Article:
Kansas City has reinvigorated my roadtrip. I was lonely, tired of my own company and bored. I had never planned on coming to Kansas City, but desperate for company, I took Hiker Buddy Brian up on the offer of his couch so I could have some good conversation and resocialise myself.
It was such a great decision to make as cruising around in Hiker Buddy Brian’s Mustang convertible, riding mechanical bulls, sharing meals, making new friends and having great conversations was exactly what I needed at this halfway point on my way east.
Whilst it is nice (and essential for me) to have time on your own to reflect and whatever, too much can drive you crazy. The alone time has made me appreciate my friendships so much more because without friends, my life would be interminably lonely. And I’m too much of an extrovert to cope well with long periods of solitude. I don’t think I quite thought through this solo roadtrip very well and certainly didn’t think I’d be doing it all on my own. I thought it would be easy to meet people going the same direction as me, although it turns out that if the people I met weren’t nutty, they were going west. I’ve discovered that travelling in America you need to throw out the travel manual you use in other countries or continents. It just doesn’t work the same way.
So I showed my new friends my appreciation for their company and the fun times they showed me by baking a pavlova, the first one in six weeks.
My map told me to take a small detour off the I40 freeway to follow the scenic Route 66.
It wasn’t overly scenic. Not in the way I have come to expect from scenic routes in America.
So instead I added additional time and miles to my trip to the Grand Canyon. Whilst Route 66 is the iconic American road trip, I don’t think I’d want to do it solo. I think the strange, zig-zagging path I’m taking is far more interesting.
You know when you make a plan to do something, stop somewhere, and all of a sudden you find yourself in a vortex of white line fever (or here in the US it is yellow line fever).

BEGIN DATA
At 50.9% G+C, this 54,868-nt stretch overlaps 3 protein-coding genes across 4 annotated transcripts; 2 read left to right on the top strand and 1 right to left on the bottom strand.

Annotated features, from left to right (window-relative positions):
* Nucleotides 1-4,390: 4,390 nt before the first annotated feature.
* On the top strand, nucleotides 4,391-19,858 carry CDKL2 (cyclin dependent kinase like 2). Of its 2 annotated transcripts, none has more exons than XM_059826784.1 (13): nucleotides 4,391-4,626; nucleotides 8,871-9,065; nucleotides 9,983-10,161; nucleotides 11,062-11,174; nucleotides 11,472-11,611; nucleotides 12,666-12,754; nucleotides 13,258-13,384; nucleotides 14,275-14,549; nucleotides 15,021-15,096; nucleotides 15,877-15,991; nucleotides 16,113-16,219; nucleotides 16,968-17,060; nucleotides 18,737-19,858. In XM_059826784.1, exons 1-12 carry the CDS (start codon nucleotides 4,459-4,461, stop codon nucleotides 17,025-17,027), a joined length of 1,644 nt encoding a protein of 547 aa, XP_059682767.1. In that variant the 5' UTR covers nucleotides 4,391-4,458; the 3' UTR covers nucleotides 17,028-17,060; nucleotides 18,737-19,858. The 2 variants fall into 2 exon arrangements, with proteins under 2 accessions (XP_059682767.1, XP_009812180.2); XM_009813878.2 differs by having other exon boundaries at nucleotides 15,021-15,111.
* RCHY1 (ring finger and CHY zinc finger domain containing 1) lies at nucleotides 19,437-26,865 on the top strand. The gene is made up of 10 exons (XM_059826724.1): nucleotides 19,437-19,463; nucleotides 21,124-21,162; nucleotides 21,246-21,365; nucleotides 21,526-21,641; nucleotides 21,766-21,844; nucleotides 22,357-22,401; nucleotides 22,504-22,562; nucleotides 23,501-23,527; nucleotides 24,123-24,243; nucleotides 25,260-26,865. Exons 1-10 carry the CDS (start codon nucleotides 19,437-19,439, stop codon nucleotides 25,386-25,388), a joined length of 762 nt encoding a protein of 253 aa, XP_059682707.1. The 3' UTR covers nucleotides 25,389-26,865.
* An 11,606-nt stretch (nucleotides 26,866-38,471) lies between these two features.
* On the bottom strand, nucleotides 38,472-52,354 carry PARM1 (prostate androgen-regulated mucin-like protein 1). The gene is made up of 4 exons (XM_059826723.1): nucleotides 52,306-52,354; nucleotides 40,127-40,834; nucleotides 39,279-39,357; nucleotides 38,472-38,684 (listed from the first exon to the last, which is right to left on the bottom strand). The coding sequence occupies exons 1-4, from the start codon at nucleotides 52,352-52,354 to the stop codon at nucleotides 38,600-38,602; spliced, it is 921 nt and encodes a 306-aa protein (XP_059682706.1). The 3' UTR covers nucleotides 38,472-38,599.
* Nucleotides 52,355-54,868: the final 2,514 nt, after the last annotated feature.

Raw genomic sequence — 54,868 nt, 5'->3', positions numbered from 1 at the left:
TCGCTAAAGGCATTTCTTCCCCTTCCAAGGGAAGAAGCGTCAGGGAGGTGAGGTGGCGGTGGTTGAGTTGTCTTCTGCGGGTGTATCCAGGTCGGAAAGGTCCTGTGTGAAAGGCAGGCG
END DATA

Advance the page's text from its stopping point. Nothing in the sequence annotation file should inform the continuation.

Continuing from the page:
I had one of those days. I wanted to stop off at a couple of places along the way to Monument Valley, but that didn’t happen because I was just too comfortable driving and sitting in the car.
I had also planned to camp at Monument Valley, but after a look-see, decided to press on to Moab. I didn’t stop to see anything else along the way and had to content myself with taking photos through the windscreen. I was in a drive frame of mind and crunched 350 miles.
When I was 22, it was my dream to be a full-time mum with four kids and a Volvo station wagon.
I really don’t know how I decided I specifically wanted a Volvo station wagon, but this whole dream evaporated after I came back from a year of travels at age 25. I no longer wanted to have kids, I no longer had a desire to get married, and the Volvo, that just didn’t fit the picture of my new dream to travel the world.
So it is rather interesting that I am now the owner of a green Volvo named Esmeralda. Not a station wagon, or even a family sized car, but still a safe Swedish import.
Maybe this tells me that despite our dreams changing following different experiences or paths, there is still an undercurrent at work on those old dreams. Peeps of the past perhaps.